As charming and cellulite-free as those ladies are, T&A do not make your story scary any more than they make it a romance.
Stripping makes the story scary.
What you are stripping away are the veils of normalcy and safety -- slowly, thin layer, by thin layer. The Glitter Club will tell you the values of tension and anticipation are how you get $20s instead of $1s.
Example: Stephen King's Misery. Author engages in a seemingly normal celebration of writing "The End" of his first non-romance book. First veil of safety to go? He gets shit-faced. (At first blush, it seems harmless because "everybody gets drunk sometimes.") First layer of normalcy to be removed? The impulse choice to to break his routine and not go back to NYC but to go celebrate in LA. (OCD folks are already screaming, "Noooo, not the plan! Don't deviate from the the plaaaan!) What does King take away next? Nope not the snowstorm. Not yet. Paul gets behind the wheel. That layer of safety? Fwhoomp. Gone. (Already the audience raised on the mantra of "Don't Drink and Drive" is cringing.) Now Paul is isolated. Then there's the snowstorm, the accident ... and, well, Annie.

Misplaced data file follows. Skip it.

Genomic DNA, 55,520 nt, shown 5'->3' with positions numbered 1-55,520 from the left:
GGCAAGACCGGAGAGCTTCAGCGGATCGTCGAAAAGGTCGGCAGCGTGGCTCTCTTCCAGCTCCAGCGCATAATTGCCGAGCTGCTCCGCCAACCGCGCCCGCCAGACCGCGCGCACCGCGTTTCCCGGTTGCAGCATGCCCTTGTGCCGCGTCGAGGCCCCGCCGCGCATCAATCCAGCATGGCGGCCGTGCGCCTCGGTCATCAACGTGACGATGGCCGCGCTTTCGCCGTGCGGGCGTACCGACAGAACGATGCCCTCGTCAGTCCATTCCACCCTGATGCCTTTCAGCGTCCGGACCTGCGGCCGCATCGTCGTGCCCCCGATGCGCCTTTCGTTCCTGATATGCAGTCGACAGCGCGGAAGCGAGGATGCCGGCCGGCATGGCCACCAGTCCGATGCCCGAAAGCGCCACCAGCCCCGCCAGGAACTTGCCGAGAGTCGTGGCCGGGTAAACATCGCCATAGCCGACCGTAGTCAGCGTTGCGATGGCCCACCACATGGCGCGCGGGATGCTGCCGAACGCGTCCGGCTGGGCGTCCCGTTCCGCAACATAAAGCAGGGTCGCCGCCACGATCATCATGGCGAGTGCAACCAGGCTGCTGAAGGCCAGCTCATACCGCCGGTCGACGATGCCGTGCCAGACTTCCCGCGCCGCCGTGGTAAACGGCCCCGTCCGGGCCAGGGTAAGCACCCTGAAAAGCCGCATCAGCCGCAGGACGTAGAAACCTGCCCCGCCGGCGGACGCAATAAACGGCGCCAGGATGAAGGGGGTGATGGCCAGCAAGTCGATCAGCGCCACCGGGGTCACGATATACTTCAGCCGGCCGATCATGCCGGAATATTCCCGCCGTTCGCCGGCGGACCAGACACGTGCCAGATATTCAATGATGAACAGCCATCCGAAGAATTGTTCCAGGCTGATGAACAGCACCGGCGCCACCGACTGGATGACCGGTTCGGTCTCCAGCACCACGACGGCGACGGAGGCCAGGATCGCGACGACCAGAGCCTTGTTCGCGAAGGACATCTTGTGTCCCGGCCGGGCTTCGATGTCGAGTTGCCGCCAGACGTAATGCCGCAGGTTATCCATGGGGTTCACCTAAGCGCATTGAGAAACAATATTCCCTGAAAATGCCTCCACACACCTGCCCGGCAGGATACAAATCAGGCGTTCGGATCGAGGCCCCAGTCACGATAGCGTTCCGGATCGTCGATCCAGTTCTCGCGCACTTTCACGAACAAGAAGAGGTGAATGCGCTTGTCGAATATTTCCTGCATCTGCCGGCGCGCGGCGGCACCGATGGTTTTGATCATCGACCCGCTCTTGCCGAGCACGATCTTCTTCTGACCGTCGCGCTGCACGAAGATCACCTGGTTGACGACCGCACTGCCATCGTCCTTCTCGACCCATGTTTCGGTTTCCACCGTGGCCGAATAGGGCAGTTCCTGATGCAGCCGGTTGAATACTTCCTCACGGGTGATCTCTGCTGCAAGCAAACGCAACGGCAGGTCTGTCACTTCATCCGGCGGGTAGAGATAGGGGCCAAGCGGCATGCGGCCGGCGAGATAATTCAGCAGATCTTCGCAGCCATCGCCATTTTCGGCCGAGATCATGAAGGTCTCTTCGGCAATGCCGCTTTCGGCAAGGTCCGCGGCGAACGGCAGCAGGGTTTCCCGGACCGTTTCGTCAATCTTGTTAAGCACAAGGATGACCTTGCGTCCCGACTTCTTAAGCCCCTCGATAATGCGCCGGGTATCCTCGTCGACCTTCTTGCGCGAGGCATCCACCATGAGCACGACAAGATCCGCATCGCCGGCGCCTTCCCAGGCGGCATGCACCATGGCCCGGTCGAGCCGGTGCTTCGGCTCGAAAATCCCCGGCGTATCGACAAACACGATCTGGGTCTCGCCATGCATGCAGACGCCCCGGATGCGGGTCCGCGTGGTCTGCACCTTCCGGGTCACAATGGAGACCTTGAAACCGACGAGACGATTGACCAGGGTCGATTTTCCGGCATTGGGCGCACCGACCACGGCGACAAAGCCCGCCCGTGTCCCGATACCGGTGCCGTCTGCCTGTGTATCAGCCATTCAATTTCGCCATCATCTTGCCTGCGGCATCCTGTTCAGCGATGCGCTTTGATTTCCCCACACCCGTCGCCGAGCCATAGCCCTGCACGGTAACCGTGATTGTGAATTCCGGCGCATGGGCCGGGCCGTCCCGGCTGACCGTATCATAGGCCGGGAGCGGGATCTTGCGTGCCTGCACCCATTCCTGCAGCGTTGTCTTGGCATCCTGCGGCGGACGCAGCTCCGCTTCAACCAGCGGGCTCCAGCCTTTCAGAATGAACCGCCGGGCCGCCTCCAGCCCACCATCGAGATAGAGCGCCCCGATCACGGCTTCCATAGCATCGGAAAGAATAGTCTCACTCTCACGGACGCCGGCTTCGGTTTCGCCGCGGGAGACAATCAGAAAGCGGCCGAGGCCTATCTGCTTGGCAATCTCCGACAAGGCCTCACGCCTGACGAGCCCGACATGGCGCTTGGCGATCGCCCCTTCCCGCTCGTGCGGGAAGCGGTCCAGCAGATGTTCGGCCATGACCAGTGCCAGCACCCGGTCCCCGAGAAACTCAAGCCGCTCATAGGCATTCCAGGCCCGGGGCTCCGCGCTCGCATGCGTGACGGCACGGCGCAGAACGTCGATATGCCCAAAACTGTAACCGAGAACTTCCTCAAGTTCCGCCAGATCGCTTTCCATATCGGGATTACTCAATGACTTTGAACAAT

King is very adept at tugging the threads of a seemingly normal life until everything unravels. He starts with plausible everyday scenarios. He keeps the audience wincing, cringing, and screaming "don't do it" by starting slowly and letting his characters make decisions many of his readers could make. The escalation of tension is result of the facades of normalcy and safety being stripped away until the reader is certain there is only one plausible result left for the protagonist.
The wonderful thing about this approach is that it works for novels, novellas, and shorts. Start with the common then take away the supports on which everyone relies.
Would you, dear reader, describe for us the most memorable stripper scene from your favorite spooky story?